Contemporary Mexicans view Marina as a traitor, perhaps the one person most responsible for the death and destruction that occurred at the hands of Hernando Cortéz. Without her advice and her help Cortéz would not have been able to advance so quickly to Moctezuma, nor would he have known about plots and plans that Marina had been warned about. To contemporary Mexicans Marina is the ultimate traitor, a native who sold her own people out just to please her lover. An argument can be made, however, that her culture dictated that she obey the rules of the culture in charge. For hundreds of years in MesoAmerica, one group had been taking over another absorbing its members into its culture. Those absorbed did not rebel against their new lords, but rather acquired their ways taking on new gods and new rituals. To Marina, then, working with the Spanish would have been the right course of action as they were the new lords in her territory at the time she met them. Historically Marina is a woman who made the best of her situation using her cunning and intelligence and in doing so became the first woman to play a significant role in the new history of the Americas.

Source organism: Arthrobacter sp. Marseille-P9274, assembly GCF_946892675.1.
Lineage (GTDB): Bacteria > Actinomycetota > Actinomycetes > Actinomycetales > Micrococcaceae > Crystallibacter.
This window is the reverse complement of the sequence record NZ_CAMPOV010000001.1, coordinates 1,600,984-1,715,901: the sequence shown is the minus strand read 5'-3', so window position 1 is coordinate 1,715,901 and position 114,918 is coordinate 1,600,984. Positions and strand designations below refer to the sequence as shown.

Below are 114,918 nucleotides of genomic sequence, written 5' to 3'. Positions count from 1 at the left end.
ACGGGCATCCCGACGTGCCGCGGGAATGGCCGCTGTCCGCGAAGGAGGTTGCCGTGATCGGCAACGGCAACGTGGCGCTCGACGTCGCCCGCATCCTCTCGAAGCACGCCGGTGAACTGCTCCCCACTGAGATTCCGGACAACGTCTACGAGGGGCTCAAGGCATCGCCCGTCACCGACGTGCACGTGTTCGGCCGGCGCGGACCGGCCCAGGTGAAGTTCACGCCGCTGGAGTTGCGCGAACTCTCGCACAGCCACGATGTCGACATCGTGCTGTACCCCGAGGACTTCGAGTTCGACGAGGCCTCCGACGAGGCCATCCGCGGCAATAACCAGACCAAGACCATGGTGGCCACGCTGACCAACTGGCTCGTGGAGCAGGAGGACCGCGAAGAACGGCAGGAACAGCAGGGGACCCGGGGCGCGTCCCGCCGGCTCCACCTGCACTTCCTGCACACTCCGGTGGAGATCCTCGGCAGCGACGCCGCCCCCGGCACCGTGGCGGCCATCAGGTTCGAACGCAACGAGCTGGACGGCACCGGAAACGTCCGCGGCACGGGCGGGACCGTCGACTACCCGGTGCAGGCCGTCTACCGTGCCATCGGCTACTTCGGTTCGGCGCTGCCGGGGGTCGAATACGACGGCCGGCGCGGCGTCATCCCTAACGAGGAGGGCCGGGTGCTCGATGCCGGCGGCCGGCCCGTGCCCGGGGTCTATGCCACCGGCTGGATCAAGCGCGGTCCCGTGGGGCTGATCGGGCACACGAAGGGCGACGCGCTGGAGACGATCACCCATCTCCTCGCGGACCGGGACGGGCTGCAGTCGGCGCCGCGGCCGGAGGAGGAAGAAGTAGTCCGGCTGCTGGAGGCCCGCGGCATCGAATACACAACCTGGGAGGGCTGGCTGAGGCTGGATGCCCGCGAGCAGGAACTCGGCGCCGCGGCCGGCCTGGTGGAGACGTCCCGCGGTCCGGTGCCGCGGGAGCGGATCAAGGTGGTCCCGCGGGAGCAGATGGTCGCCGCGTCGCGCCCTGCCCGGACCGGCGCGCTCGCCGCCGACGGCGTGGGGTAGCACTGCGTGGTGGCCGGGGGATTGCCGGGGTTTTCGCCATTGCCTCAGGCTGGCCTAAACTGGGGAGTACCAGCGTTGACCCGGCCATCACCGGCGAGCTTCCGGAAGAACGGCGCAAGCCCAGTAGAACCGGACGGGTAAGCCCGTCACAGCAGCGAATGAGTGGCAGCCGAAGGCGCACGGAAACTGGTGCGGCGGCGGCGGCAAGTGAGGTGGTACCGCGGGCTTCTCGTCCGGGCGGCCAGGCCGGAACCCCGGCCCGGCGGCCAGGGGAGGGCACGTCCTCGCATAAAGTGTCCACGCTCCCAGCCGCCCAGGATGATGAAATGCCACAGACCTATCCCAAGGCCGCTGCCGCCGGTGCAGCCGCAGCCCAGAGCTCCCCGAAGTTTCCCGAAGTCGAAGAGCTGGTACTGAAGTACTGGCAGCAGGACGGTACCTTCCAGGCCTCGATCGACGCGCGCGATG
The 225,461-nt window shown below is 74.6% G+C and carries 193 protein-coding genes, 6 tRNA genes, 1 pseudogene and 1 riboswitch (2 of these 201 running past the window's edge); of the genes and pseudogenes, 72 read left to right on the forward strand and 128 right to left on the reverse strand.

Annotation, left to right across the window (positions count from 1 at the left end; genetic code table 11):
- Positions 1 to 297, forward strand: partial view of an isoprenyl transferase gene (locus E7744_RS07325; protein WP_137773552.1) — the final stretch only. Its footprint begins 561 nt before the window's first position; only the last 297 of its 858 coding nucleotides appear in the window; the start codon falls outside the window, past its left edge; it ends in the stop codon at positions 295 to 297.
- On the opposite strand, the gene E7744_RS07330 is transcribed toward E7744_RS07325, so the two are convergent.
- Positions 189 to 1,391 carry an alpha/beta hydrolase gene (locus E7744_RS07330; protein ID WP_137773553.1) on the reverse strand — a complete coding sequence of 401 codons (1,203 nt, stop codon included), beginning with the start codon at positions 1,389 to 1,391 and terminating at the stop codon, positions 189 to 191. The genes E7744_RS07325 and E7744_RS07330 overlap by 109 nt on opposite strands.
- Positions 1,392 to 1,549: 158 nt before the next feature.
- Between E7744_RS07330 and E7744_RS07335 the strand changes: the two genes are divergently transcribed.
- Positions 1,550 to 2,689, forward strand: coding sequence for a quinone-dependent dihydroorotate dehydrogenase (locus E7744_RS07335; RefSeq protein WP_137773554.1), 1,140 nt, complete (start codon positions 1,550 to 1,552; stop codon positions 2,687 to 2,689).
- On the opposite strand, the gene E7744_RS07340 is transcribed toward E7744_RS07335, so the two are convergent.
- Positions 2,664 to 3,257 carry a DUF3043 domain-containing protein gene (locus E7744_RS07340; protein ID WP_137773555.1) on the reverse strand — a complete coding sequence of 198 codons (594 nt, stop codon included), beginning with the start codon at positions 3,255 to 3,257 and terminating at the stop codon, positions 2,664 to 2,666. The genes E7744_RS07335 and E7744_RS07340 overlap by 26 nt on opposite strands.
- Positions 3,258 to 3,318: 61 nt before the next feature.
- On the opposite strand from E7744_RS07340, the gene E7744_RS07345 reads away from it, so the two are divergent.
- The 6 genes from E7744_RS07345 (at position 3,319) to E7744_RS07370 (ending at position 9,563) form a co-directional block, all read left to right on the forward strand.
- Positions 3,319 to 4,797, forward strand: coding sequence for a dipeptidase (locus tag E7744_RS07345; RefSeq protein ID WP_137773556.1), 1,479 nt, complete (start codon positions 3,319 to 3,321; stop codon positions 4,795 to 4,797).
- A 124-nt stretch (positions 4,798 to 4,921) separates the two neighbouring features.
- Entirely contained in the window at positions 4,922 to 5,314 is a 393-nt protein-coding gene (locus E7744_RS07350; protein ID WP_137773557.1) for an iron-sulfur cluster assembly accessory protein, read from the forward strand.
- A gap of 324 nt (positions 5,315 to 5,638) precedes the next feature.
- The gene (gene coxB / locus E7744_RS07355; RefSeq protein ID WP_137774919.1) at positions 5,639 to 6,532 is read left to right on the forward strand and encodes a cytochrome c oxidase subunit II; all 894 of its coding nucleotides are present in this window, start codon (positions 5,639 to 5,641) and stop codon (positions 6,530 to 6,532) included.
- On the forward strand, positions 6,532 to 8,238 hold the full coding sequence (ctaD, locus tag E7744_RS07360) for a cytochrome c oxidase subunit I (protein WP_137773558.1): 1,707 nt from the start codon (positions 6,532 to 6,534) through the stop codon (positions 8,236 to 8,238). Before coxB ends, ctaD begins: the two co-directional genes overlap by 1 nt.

Henderson, James D. and Linda Roddy Henderson 1942 Malinche, 1504? – 1528? In Ten Notable Women of Latin America. Pp. 1-21. Chicago: Nelson-Hall.
West, Rebecca 2003 Doña Marina In Survivors in Mexico. Pp. 116-128. London: Yale University Press.